It featured in the discovery of the "hidden Christians" of Nagasaki, who kept their Christian Faith alive from generation to generation during 250 years of the prohibition of the Christian religion. Historic brick buildings and streets paved with stones recall the greatest days of Nagasaki in the 15th century, when it was considered the "main door" of Japan to the world.
But although Western sciences and technology were introduced to Japan through Nagasaki, an ironic and sad twist of history caused the city to suffer from an atomic bomb on 9th August 1945 during World War II. An added twist of fate that was the atomic bomb exploded over the Catholic cathedral; there was no other place in Japan where the same device would have killed as many Christians. Since that tragedy, Nagasaki has engaged earnestly in a global effort to achieve world peace. For all these reasons and many others, Nagasaki occupies a special place in heart of the Japanese people. Even to this day, it is perceived as a place of cultural variety, hospitality and peace.
In the modern era the first three American Augustinian priests reached Nagasaki on 22nd November 1952. They arranged the purchase of a building and five acres of land from the Marianist Brothers in the Shiroyama area of Nagasaki – which is still the Augustinian site today. They then moved to Tokyo for language studies, and on 28th August 1953 Bishop Yamaguchi blessed their Priory of Our Mother of Consolation.
The Priory was used as a public chapel, while the priests then continued their Japanese language studies locally. On 28th August 1954 construction began on a more suitable monastery building and on a hall to serve as a temporary church. On 1st November 1954 the foundation stone of the temporary church was laid. The buildings were completed by Christmas, and the Parish of Shiroyama was officially proclaimed by Bishop Yamaguchi.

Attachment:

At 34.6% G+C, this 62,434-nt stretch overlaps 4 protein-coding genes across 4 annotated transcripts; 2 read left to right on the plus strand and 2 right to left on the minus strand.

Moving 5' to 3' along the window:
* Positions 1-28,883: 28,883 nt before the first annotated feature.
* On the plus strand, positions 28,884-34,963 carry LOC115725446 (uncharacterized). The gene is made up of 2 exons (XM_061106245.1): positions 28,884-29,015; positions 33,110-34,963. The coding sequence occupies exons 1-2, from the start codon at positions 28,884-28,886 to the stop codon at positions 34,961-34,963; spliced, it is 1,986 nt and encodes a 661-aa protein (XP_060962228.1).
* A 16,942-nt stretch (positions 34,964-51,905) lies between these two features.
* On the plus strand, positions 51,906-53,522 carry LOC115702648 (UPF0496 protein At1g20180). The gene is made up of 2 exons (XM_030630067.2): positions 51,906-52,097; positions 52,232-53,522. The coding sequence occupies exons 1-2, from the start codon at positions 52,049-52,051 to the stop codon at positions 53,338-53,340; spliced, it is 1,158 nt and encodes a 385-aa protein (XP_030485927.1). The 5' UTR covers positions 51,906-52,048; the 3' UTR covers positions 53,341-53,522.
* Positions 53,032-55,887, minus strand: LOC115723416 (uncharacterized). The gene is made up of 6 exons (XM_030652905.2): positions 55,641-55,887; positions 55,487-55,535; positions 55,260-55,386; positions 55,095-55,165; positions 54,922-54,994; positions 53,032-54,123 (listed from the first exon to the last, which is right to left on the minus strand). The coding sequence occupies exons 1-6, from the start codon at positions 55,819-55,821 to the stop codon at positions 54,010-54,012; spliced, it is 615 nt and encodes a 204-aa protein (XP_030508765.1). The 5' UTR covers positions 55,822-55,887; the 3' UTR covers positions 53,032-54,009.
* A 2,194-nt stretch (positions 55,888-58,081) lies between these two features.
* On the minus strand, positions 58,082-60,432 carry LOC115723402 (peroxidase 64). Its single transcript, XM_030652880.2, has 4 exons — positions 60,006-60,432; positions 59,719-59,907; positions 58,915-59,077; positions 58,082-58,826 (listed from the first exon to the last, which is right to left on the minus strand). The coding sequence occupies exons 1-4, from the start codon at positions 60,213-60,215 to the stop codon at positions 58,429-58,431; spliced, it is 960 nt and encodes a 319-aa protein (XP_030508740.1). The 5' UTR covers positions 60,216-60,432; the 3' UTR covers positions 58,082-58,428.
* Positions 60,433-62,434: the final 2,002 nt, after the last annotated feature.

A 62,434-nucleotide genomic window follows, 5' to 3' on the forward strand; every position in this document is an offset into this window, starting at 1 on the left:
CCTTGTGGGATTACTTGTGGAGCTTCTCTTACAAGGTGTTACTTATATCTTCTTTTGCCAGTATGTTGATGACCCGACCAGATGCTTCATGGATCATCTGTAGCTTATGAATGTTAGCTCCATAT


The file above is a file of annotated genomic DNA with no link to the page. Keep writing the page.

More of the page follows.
In the parish boundaries containing 50,000 people there were 1,300 Catholics – mostly descendants of the “hidden Christians” during centuries of persecution. On 1st May 1955 a new parish church (see aerial photo on next page) was dedicated, and the temporary church hall became used as a child centre and kindergarten, Later the Augustinians began construction of a Catholic parochial school, which now also has the first half of high school education (middle school).
Nagasaki: the 20th and 21st centuries
Thomas Hunt O.S.A., an Irish priest who became the first Provincial of the Order of Saint Augustine in Australia, was early in 1951 travelling from Australia to Europe by ship. The ship stopped at Nagasaki. When the bishop of Nagasaki asked him if the Augustinians could return to that part of Japan, he recommended the American Augustinians. After due negotiation, the first three Augustinian priests from the United States then arrived in Nagasaki on 22nd November 1952.
Fifty years later in 2002, a spectacular new church replaced the church building of 1955. In accord with the name of St Mary’s Parish, the church was named Mary Mother of Consolation Church – that title being one of the traditional Augustinian names for the Mother of Jesus.
Video (above): Nagasaki: St Mary’s parish school singers. ディズニー♪メドレー (5 minutes)Now using a majority of Japanese-born Augustinians and in the 21st century under the leadership of Japanese-born Augustinians, the Order now conducts a parish with P-10 school in Nagasaki. As well, the school has a well-attended full-daycare nursery.
The Order also has communities that staff a parish in each of the cities of Tokyo, Nagoya, and Fukuoka.Photo GalleryFor the Augnet gallery on the Augustinian history of Japan (especially Nagasaki), click here.
Saint Mary's School, Nagasaki. This school (see the above two images) has kindergarten to Year 10. Its web site is written in Japanese script; click around and discover the photographs. http://seimaria.net PDF file. Special article. 3,530 words of biography about Thomas Jihyoe O.S.A. a Japanese Augustinian martyred near Nagasaki. Thios article was written in February 2006 by the regional superior of the Augustinian Vicariate of the Japanese Martyrs at that time. Click here to see this article (PDF file).AN4246